Editor: David Reiss
Brooklyn Law School

November 20, 2012

Federal District Court in Texas Rules That Third-Party Lacks Standing in Recording-Fee Case

By Karl Dowden

It appears that although courts may be receptive to claims about lost recording fees because of MERS, they won’t hear cases brought by third parties (at least, not in federal court). The citizens of a Texas county brought the claim seeking lost recording fees from MERS as a defense while they were in foreclosure. In Huml v. Mortgage Electronic Registration System, Judge David Guaderrama of the U.S. District Court in El Paso, Texas, rejected the plaintiffs’ theory of MERS gaining unjust enrichment. The plaintiffs alleged that the county lost recording fees that would have been acquired had MERS not taken “undue advantage of real property recording systems.”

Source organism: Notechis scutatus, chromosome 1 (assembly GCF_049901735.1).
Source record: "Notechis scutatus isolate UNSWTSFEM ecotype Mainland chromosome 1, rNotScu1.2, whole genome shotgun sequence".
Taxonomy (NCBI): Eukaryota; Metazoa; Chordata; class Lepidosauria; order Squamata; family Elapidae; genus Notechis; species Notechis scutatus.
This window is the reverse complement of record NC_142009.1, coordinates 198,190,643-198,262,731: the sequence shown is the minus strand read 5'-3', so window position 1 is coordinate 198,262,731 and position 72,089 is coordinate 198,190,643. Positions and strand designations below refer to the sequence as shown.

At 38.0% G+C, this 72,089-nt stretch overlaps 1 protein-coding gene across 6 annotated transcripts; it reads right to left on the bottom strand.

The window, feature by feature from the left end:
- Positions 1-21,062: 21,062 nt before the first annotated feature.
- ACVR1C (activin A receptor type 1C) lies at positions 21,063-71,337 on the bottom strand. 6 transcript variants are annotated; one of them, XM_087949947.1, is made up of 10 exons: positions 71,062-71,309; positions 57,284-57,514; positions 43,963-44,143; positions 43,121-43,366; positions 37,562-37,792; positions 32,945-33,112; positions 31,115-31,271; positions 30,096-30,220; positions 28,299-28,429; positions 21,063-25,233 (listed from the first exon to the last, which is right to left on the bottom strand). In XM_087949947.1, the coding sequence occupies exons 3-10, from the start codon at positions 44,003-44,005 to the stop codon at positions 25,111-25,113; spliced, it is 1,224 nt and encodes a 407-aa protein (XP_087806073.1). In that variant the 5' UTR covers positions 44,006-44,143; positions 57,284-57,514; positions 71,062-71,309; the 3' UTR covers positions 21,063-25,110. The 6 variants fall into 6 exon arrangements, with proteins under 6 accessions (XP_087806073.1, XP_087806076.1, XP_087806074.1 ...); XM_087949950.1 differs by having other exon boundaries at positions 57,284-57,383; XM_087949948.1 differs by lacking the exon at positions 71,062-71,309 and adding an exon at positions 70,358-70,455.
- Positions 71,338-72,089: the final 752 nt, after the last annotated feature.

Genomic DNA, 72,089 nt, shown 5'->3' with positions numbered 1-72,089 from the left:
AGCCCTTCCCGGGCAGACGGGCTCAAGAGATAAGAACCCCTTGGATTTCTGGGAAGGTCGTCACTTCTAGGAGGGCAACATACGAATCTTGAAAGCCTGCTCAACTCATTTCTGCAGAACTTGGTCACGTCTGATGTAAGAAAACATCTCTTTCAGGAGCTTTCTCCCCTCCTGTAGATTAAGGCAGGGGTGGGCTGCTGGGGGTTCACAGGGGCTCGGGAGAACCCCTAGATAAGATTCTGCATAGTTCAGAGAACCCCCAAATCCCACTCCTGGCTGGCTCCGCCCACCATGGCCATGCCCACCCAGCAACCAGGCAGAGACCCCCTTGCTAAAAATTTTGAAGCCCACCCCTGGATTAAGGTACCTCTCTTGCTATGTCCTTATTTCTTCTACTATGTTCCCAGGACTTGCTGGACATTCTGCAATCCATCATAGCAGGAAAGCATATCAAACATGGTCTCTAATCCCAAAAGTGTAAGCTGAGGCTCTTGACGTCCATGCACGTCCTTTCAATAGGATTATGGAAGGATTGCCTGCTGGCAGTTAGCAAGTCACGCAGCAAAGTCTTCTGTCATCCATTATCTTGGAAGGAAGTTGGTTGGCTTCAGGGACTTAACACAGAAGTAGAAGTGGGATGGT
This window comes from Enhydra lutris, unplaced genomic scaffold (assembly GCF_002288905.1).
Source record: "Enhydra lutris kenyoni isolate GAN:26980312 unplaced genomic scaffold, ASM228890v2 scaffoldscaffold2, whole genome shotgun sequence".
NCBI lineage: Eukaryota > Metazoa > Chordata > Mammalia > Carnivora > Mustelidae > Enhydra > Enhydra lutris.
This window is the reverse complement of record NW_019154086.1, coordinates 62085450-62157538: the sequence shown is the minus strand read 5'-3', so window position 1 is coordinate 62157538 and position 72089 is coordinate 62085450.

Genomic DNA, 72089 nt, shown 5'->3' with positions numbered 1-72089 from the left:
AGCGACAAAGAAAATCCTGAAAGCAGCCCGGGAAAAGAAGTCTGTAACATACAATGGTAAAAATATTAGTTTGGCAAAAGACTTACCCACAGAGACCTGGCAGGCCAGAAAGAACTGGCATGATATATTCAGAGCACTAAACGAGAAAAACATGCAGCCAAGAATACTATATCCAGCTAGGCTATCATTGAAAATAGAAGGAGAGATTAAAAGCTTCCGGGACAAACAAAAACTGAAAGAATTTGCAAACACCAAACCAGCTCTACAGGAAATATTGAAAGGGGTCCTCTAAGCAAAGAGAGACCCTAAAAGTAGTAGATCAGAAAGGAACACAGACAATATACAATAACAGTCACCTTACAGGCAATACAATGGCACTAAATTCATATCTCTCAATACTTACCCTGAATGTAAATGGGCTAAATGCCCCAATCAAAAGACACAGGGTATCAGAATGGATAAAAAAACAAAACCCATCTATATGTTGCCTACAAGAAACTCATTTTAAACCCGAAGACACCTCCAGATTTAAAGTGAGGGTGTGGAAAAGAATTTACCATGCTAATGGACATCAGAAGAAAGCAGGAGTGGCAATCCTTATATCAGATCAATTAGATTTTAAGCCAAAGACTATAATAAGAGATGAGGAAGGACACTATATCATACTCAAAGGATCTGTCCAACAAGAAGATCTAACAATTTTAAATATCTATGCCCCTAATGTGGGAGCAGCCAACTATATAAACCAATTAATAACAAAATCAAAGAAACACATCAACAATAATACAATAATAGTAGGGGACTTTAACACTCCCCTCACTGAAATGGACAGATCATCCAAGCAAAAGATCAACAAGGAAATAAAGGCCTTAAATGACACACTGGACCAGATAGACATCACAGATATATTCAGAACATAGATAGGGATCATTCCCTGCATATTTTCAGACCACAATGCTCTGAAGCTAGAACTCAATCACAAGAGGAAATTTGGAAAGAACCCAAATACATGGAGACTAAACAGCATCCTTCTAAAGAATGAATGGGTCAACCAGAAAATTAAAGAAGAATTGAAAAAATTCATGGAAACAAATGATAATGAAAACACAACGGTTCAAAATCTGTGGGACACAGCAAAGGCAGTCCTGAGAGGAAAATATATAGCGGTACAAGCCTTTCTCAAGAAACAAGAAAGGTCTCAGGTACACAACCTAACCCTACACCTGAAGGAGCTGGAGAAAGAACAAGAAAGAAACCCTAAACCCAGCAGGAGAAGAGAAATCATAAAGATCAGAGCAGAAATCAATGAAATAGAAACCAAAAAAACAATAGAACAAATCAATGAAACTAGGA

The Judge found that the plaintiffs lacked standing to bring the claim. Since the plaintiffs alleged that counties were harmed by MERS, Judge Guaderrama found the argument of standing “piggy-backs on the direct injury, if any, to the counties.” Since the plaintiffs couldn’t assert direct injury from lost recording fees, and because plaintiffs cannot sue to enforce a third party’s rights in federal court (unless the suit falls under a particular exception, which didn’t happen in this case), the Judge dismissed the claim.

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